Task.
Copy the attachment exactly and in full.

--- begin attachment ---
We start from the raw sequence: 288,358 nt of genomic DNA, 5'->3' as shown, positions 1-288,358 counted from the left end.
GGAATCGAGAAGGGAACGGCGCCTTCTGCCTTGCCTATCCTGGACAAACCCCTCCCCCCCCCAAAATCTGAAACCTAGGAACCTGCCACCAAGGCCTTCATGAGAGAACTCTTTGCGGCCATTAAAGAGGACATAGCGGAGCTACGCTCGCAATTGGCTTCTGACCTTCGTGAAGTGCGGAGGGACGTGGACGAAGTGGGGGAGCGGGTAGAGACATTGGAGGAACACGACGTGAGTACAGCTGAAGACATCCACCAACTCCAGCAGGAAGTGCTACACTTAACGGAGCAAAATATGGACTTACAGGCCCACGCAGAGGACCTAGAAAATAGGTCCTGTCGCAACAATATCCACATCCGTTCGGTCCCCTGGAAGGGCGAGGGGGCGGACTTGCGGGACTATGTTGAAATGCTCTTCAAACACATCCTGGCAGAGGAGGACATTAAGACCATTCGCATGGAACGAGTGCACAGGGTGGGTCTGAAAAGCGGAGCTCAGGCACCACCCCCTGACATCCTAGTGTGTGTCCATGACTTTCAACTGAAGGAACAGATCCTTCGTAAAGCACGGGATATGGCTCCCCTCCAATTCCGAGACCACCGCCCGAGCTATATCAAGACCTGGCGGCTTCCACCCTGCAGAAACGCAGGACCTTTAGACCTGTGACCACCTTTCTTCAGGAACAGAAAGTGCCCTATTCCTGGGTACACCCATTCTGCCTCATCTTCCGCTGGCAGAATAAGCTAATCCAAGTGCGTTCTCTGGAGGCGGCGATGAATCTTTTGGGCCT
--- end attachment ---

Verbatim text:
We start from the raw sequence: 288,358 nt of genomic DNA, 5'->3' as shown, positions 1-288,358 counted from the left end.
GGAATCGAGAAGGGAACGGCGCCTTCTGCCTTGCCTATCCTGGACAAACCCCTCCCCCCCCCAAAATCTGAAACCTAGGAACCTGCCACCAAGGCCTTCATGAGAGAACTCTTTGCGGCCATTAAAGAGGACATAGCGGAGCTACGCTCGCAATTGGCTTCTGACCTTCGTGAAGTGCGGAGGGACGTGGACGAAGTGGGGGAGCGGGTAGAGACATTGGAGGAACACGACGTGAGTACAGCTGAAGACATCCACCAACTCCAGCAGGAAGTGCTACACTTAACGGAGCAAAATATGGACTTACAGGCCCACGCAGAGGACCTAGAAAATAGGTCCTGTCGCAACAATATCCACATCCGTTCGGTCCCCTGGAAGGGCGAGGGGGCGGACTTGCGGGACTATGTTGAAATGCTCTTCAAACACATCCTGGCAGAGGAGGACATTAAGACCATTCGCATGGAACGAGTGCACAGGGTGGGTCTGAAAAGCGGAGCTCAGGCACCACCCCCTGACATCCTAGTGTGTGTCCATGACTTTCAACTGAAGGAACAGATCCTTCGTAAAGCACGGGATATGGCTCCCCTCCAATTCCGAGACCACCGCCCGAGCTATATCAAGACCTGGCGGCTTCCACCCTGCAGAAACGCAGGACCTTTAGACCTGTGACCACCTTTCTTCAGGAACAGAAAGTGCCCTATTCCTGGGTACACCCATTCTGCCTCATCTTCCGCTGGCAGAATAAGCTAATCCAAGTGCGTTCTCTGGAGGCGGCGATGAATCTTTTGGGCCT